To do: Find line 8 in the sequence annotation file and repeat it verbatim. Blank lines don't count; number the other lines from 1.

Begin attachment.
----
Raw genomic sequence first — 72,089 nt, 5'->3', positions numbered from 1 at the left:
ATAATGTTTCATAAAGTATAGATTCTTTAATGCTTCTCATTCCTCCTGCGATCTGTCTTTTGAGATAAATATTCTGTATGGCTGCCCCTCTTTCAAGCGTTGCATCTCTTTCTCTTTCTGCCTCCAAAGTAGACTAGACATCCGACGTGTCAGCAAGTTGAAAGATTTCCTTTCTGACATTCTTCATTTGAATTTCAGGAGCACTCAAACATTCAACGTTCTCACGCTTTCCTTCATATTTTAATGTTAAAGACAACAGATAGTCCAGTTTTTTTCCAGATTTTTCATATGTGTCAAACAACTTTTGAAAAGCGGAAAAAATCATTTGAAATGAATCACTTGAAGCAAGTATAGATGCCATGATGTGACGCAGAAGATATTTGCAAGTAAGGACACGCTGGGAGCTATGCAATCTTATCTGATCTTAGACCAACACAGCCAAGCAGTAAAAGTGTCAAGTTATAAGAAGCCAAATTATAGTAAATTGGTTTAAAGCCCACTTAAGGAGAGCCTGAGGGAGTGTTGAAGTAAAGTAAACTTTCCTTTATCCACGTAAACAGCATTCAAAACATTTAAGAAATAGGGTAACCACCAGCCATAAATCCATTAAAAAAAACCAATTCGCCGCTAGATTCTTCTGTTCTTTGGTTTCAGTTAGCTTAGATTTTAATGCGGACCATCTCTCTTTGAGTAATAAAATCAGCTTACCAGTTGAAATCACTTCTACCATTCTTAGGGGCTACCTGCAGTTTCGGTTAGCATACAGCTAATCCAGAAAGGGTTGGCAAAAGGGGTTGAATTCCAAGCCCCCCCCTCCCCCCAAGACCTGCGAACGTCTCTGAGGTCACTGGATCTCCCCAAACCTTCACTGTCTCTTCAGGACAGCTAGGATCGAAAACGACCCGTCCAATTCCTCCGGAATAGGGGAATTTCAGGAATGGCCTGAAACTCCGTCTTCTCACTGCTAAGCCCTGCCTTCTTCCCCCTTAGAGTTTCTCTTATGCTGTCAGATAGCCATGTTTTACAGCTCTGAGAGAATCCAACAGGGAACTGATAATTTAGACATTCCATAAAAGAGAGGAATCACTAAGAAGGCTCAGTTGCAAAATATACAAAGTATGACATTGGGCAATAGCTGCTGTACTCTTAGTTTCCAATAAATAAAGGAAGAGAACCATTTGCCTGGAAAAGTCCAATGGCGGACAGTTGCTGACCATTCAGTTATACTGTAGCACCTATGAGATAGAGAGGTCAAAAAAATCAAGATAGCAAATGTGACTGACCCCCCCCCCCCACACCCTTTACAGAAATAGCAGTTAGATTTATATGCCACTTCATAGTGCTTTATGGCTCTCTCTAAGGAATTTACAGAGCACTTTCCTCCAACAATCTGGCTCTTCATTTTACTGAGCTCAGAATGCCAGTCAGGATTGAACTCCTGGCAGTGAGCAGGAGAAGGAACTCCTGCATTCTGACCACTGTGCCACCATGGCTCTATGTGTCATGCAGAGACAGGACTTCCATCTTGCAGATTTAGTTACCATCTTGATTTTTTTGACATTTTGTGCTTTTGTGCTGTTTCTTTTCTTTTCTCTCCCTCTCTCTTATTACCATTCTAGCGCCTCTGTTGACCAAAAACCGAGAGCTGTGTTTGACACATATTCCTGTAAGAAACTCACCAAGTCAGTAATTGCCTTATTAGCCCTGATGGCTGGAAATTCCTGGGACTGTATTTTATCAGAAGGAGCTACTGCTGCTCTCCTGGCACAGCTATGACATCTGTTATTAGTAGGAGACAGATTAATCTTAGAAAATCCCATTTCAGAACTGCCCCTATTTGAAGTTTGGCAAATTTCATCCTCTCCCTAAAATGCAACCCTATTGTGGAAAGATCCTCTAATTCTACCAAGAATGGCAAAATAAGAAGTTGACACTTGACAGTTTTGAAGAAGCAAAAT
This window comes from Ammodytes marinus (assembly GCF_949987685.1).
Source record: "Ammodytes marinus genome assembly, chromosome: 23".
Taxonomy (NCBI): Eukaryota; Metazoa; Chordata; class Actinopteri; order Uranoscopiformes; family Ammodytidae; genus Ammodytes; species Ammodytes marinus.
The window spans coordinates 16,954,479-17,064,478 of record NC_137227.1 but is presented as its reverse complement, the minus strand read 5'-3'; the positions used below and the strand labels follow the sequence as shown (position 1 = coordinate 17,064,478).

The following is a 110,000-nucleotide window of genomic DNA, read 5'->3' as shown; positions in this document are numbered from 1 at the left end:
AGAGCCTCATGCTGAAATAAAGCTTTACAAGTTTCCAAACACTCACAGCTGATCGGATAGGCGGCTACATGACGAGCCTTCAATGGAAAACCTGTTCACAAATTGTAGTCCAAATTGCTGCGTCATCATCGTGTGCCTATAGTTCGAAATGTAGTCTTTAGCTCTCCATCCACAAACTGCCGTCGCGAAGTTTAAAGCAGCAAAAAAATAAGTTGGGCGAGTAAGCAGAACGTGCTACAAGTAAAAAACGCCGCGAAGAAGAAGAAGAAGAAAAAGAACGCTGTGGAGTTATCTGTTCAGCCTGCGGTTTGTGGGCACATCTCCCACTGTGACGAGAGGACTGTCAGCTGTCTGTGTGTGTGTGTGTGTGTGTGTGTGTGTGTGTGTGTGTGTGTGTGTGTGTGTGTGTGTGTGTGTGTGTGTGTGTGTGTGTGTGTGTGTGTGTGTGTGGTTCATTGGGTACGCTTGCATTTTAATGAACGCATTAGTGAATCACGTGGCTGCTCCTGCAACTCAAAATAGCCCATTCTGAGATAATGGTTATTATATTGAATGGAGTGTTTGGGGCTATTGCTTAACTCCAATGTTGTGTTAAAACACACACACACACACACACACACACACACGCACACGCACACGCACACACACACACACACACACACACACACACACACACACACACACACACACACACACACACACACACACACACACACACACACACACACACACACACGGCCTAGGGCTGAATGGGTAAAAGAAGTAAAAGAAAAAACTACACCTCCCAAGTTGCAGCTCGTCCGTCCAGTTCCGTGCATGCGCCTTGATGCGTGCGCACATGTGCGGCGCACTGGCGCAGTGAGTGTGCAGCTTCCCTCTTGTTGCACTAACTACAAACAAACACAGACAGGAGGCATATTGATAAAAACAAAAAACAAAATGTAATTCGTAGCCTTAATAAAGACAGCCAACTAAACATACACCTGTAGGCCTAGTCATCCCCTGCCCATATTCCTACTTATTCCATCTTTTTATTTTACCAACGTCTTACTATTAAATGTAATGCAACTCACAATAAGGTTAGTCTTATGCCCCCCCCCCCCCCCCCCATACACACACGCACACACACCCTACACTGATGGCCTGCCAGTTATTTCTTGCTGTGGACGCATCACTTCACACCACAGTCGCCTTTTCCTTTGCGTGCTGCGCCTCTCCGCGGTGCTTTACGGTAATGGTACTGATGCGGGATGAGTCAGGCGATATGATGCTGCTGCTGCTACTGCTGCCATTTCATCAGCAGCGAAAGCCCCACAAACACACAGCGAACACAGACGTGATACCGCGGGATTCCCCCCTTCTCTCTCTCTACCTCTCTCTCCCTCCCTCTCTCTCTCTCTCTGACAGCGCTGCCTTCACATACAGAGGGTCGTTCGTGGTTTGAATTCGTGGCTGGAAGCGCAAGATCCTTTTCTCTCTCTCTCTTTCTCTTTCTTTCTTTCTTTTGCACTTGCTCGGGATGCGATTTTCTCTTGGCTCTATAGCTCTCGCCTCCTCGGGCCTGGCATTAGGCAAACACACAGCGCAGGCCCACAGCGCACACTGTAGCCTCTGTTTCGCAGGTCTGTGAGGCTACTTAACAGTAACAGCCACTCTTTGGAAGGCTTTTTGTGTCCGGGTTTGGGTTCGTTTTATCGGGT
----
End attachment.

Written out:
AGAGCCTCATGCTGAAATAAAGCTTTACAAGTTTCCAAACACTCACAGCTGATCGGATAGGCGGCTACATGACGAGCCTTCAATGGAAAACCTGTTCACAAATTGTAGTCCAAATTGCTGCGTCATCATCGTGTGCCTATAGTTCGAAATGTAGTCTTTAGCTCTCCATCCACAAACTGCCGTCGCGAAGTTTAAAGCAGCAAAAAAATAAGTTGGGCGAGTAAGCAGAACGTGCTACAAGTAAAAAACGCCGCGAAGAAGAAGAAGAAGAAAAAGAACGCTGTGGAGTTATCTGTTCAGCCTGCGGTTTGTGGGCACATCTCCCACTGTGACGAGAGGACTGTCAGCTGTCTGTGTGTGTGTGTGTGTGTGTGTGTGTGTGTGTGTGTGTGTGTGTGTGTGTGTGTGTGTGTGTGTGTGTGTGTGTGTGTGTGTGTGTGTGTGTGTGTGGTTCATTGGGTACGCTTGCATTTTAATGAACGCATTAGTGAATCACGTGGCTGCTCCTGCAACTCAAAATAGCCCATTCTGAGATAATGGTTATTATATTGAATGGAGTGTTTGGGGCTATTGCTTAACTCCAATGTTGTGTTAAAACACACACACACACACACACACACACACACGCACACGCACACGCACACACACACACACACACACACACACACACACACACACACACACACACACACACACACACACACACACACACACACACACACACACACACACACACGGCCTAGGGCTGAATGGGTAAAAGAAGTAAAAGAAAAAACTACACCTCCCAAGTTGCAGCTCGTCCGTCCAGTTCCGTGCATGCGCCTTGATGCGTGCGCACATGTGCGGCGCACTGGCGCAGTGAGTGTGCAGCTTCCCTCTTGTTGCACTAACTACAAACAAACACAGACAGGAGGCATATTGATAAAAACAAAAAACAAAATGTAATTCGTAGCCTTAATAAAGACAGCCAACTAAACATACACCTGTAGGCCTAGTCATCCCCTGCCCATATTCCTACTTATTCCATCTTTTTATTTTACCAACGTCTTACTATTAAATGTAATGCAACTCACAATAAGGTTAGTCTTATGCCCCCCCCCCCCCCCCCCATACACACACGCACACACACCCTACACTGATGGCCTGCCAGTTATTTCTTGCTGTGGACGCATCACTTCACACCACAGTCGCCTTTTCCTTTGCGTGCTGCGCCTCTCCGCGGTGCTTTACGGTAATGGTACTGATGCGGGATGAGTCAGGCGATATGATGCTGCTGCTGCTACTGCTGCCATTTCATCAGCAGCGAAAGCCCCACAAACACACAGCGAACACAGACGTGATACCGCGGGATTCCCCCCTTCTCTCTCTCTACCTCTCTCTCCCTCCCTCTCTCTCTCTCTCTGACAGCGCTGCCTTCACATACAGAGGGTCGTTCGTGGTTTGAATTCGTGGCTGGAAGCGCAAGATCCTTTTCTCTCTCTCTCTTTCTCTTTCTTTCTTTCTTTTGCACTTGCTCGGGATGCGATTTTCTCTTGGCTCTATAGCTCTCGCCTCCTCGGGCCTGGCATTAGGCAAACACACAGCGCAGGCCCACAGCGCACACTGTAGCCTCTGTTTCGCAGGTCTGTGAGGCTACTTAACAGTAACAGCCACTCTTTGGAAGGCTTTTTGTGTCCGGGTTTGGGTTCGTTTTATCGGGT